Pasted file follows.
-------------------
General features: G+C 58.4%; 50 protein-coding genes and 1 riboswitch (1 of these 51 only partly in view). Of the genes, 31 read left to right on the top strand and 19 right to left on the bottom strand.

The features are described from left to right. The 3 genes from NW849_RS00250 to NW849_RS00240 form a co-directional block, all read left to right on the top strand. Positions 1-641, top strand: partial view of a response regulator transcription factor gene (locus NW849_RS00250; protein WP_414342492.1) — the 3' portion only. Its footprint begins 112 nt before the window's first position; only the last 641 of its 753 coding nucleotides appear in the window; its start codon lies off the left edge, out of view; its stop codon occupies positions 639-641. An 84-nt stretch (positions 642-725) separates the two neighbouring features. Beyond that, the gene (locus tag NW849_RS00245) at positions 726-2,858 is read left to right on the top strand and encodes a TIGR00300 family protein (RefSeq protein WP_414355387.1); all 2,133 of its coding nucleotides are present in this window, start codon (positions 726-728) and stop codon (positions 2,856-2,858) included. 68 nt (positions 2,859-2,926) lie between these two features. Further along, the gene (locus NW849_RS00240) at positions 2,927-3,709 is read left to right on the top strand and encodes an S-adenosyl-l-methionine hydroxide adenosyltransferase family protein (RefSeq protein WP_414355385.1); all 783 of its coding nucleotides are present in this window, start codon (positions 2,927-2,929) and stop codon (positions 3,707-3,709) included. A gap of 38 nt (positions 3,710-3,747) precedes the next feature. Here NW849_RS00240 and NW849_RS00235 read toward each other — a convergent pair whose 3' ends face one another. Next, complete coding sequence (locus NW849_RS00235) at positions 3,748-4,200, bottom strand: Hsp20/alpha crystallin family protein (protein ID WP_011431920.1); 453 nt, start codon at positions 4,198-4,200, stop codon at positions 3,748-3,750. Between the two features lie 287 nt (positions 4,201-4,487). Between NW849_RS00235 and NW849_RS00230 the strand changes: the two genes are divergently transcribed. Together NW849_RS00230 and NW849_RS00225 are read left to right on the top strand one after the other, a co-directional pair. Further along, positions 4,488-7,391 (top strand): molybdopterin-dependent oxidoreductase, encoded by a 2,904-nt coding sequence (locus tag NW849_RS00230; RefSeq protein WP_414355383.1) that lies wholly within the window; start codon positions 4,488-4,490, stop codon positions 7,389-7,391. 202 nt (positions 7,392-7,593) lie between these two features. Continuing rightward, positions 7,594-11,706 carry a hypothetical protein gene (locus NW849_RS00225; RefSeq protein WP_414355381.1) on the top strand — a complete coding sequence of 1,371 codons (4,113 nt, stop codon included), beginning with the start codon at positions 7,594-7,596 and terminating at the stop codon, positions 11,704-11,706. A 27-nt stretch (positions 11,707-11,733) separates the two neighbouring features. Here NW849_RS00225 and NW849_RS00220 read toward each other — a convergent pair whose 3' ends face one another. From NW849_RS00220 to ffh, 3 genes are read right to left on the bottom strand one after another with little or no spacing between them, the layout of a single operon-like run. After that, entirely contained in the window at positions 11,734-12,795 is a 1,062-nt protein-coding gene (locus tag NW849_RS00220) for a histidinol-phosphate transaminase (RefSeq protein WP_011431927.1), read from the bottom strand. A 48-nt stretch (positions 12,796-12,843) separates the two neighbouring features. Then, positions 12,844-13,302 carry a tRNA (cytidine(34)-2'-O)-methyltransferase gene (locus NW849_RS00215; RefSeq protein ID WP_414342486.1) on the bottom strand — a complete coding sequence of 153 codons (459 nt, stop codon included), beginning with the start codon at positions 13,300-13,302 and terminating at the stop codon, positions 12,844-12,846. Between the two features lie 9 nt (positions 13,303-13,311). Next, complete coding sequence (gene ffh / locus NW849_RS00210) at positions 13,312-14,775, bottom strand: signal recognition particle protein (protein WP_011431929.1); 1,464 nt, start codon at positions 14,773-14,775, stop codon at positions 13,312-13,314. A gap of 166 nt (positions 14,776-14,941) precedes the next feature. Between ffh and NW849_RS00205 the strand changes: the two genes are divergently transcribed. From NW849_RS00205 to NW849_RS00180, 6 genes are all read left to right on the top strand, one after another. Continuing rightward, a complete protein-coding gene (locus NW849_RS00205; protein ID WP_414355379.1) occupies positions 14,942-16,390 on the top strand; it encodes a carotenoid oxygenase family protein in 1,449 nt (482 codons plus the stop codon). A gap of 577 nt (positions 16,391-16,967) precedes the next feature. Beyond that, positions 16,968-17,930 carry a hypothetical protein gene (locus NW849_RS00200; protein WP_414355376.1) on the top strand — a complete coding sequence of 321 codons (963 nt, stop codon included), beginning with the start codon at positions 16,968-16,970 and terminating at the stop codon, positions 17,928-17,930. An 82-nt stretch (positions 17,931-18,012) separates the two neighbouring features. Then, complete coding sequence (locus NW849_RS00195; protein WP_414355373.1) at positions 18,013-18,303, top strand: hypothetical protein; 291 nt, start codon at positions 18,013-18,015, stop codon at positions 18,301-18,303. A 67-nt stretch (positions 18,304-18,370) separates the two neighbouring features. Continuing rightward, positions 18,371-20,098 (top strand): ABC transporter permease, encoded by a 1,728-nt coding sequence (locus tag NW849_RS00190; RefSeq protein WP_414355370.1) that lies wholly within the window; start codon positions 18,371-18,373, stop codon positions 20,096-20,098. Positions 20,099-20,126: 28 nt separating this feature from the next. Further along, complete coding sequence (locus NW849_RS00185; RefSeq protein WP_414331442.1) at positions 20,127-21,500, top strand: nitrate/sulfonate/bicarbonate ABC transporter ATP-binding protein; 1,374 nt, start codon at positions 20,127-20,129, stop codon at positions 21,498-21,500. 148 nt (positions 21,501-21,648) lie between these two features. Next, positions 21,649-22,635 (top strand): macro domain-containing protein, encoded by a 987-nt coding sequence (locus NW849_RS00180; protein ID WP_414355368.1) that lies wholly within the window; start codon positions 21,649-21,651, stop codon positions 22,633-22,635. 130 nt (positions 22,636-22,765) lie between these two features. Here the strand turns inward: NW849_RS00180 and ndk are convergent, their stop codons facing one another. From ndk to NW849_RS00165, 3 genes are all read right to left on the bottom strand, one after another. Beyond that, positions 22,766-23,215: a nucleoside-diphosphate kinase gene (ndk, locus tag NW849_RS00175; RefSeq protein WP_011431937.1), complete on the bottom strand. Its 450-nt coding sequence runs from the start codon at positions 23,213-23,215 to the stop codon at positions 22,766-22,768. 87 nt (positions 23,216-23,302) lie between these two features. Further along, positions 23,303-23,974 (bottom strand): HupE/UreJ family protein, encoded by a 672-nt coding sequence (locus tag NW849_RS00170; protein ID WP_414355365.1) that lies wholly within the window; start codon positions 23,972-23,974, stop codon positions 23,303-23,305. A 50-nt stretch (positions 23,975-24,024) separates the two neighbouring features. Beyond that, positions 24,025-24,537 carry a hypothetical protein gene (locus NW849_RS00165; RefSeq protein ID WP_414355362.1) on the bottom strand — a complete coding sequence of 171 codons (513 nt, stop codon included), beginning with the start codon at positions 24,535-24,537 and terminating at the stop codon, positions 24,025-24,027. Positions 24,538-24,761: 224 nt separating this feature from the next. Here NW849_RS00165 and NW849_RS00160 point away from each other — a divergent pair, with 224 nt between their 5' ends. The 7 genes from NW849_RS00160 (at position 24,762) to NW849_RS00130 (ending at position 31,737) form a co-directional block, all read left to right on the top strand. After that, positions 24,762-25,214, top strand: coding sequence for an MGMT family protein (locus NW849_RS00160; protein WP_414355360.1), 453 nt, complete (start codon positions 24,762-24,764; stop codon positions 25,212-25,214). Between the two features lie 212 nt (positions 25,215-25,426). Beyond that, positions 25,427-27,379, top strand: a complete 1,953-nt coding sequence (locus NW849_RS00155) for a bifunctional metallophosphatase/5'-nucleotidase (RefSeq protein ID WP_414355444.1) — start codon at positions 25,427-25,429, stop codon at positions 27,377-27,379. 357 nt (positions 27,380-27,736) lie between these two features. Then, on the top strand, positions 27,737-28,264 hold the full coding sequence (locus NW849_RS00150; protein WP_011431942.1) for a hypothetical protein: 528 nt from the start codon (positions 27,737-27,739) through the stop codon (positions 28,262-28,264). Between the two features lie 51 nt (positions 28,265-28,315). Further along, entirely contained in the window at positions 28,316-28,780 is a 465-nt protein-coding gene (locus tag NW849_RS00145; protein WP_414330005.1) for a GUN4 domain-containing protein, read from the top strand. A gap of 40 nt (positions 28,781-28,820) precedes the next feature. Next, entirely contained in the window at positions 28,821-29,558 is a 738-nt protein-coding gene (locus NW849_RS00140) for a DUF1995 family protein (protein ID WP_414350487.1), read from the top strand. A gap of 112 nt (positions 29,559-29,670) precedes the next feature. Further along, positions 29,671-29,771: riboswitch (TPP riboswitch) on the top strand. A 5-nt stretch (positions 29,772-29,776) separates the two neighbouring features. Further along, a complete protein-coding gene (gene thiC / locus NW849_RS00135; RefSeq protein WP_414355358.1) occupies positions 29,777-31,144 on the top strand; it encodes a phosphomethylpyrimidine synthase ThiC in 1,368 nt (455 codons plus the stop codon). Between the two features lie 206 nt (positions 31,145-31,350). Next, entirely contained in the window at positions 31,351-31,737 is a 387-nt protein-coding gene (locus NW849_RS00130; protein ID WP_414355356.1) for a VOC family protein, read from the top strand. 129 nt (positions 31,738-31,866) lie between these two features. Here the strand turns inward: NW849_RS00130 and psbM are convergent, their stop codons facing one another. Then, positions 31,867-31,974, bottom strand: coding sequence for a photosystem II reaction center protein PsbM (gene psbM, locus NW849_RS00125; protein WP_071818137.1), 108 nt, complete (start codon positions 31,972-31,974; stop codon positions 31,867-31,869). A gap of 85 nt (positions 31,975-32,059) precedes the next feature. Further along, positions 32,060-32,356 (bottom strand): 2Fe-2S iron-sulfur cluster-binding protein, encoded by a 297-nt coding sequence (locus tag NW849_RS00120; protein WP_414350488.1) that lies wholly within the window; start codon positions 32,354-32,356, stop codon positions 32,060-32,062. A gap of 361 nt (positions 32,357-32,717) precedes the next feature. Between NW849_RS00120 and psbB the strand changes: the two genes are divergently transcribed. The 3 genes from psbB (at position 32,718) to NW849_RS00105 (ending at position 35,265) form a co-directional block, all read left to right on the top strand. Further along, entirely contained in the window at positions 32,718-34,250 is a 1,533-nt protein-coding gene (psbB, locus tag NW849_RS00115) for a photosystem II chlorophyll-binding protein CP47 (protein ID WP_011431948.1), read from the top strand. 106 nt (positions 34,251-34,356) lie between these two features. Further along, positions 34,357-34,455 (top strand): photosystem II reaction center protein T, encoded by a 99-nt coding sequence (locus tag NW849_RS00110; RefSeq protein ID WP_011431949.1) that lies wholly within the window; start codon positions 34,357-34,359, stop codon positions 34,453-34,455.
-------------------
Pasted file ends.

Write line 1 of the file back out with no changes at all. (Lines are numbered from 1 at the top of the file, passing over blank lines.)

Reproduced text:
General features: G+C 58.4%; 50 protein-coding genes and 1 riboswitch (1 of these 51 only partly in view). Of the genes, 31 read left to right on the top strand and 19 right to left on the bottom strand.